Diversity combining

Diversity combining

Diversity combining is the technique applied to combine the multiple received signals of a diversity reception device into a single improved signal.


Various techniques

Various diversity combining techniques can be distinguished:

  • Selection combining: Of the N received signals, the strongest signal is selected. When the N signals are independent and Rayleigh distributed, the expected diversity gain has been shown to be  \sum_{k=1}^{N}\frac{1}{k}, expressed as a power ratio.[1] Therefore, any additional gain diminishes rapidly with the increasing number of channels.
  • Switched combining: The receiver switches to another signal when the currently selected signal drops below a predefined threshold. This is a less efficient technique than selection combining.
  • Equal-gain combining: All the received signals are summed coherently.
  • Maximal-ratio combining is often used in large phased-array systems: The received signals are weighted with respect to their SNR and then summed. The resulting SNR yields \sum_{k=1}^{N}SNR_k where SNRk is SNR of the received signal k.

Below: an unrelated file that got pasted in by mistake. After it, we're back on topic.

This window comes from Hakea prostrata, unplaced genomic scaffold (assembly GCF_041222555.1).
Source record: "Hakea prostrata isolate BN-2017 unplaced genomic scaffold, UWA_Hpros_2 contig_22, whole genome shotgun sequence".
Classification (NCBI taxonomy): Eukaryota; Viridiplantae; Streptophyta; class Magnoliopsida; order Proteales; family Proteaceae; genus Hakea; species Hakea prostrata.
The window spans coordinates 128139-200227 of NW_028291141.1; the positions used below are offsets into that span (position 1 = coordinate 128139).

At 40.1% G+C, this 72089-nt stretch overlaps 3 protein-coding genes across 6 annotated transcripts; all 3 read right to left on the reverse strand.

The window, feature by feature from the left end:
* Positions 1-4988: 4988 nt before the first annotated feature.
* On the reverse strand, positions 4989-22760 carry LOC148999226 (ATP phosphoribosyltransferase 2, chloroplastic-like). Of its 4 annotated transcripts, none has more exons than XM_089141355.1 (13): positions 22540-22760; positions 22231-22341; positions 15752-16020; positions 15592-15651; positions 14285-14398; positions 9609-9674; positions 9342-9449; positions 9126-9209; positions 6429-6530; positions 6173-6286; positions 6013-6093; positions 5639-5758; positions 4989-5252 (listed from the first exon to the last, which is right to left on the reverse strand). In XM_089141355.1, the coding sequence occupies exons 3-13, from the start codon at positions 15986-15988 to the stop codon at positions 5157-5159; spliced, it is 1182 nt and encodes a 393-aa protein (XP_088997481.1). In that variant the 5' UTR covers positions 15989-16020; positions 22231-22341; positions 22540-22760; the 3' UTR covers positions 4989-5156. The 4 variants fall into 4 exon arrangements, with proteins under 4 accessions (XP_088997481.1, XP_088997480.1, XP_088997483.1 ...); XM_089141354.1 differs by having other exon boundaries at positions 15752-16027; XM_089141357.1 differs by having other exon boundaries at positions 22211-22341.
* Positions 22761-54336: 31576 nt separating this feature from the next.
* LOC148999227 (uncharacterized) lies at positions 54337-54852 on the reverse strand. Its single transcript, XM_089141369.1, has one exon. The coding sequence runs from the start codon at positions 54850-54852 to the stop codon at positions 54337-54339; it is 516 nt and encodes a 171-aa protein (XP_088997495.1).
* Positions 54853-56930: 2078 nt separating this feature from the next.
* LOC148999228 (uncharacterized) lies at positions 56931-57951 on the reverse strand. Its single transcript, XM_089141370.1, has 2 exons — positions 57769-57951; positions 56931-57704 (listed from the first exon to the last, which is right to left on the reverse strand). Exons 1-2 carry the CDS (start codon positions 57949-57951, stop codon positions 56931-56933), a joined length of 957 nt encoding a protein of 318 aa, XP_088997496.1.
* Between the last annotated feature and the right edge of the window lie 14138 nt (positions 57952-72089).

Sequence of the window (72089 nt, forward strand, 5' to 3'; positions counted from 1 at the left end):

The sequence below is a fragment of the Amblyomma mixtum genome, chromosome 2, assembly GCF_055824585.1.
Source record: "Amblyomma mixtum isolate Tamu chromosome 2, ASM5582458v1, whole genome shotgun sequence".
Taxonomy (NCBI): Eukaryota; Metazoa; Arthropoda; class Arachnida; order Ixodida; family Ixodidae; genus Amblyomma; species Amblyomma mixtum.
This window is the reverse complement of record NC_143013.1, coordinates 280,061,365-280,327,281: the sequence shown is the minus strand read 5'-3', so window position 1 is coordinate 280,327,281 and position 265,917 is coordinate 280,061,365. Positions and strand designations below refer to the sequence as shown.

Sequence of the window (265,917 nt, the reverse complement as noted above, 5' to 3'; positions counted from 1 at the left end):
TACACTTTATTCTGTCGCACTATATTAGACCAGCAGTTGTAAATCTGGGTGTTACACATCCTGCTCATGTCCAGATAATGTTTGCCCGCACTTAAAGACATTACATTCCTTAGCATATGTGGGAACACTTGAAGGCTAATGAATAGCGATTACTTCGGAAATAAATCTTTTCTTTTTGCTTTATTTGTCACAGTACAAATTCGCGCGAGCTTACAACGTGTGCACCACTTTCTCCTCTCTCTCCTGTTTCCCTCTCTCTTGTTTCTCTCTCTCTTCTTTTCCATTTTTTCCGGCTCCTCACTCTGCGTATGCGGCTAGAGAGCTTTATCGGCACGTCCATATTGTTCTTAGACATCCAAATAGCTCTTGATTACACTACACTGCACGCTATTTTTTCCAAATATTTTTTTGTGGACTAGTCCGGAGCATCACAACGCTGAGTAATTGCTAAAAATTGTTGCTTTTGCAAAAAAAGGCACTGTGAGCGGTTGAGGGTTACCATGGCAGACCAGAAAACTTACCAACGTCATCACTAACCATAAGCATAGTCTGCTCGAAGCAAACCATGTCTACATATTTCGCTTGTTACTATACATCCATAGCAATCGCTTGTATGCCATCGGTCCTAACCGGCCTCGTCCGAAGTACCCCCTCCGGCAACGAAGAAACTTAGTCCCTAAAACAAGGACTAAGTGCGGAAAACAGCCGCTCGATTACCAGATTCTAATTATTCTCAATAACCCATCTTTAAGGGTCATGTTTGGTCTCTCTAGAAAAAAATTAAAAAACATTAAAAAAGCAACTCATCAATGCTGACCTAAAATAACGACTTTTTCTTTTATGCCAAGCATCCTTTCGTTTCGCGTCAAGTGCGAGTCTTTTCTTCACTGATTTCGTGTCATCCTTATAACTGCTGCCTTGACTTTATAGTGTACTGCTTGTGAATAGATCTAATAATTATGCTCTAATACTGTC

Sometimes more than one combining technique is used – for example, lucky imaging uses selection combining to choose (typically) the best 10% images, followed by equal-gain combining of the selected images.

Other signal combination techniques have been designed for noise reduction and have found applications in single molecule biophysics, chemometrics among other disciplines. [2]

Switched combining two-way radio example

In land-mobile radio, where vehicle-mounted and hand-held radios communicate with a base station radio over a single frequency, space diversity is achieved by having several receivers at different sites. Diversity combining, or voting, in two-way radio systems is a method for improving talk-back range from walkie-talkie and vehicular mobile radios.[3]

System diagram for a water utility two-way radio system with voting.
Water utility equipment sites.

The receivers are connected to a device referred to as a voting comparator or voter.

The voting comparator performs an evaluation of all received signals and picks the most usable received signal.[4] In repeater systems, the voted signal is retransmitted. In simplex systems, it goes to the console speaker at the base station. Audio from a receiver that is not voted is ignored. Voting comparators in analog FM systems can switch between receivers in tenths- or hundredths-of-a-second, (faster than one syllable). So long as an intelligible signal gets to a single receiver in the system, the repeated audio, or audio sent to the console speaker, would be intelligible.

In this arrangement, receivers at remote sites are connected to the voting comparator by private telephone lines, a channel in a D4 channel bank on a DS1, or an analog microwave baseband channel.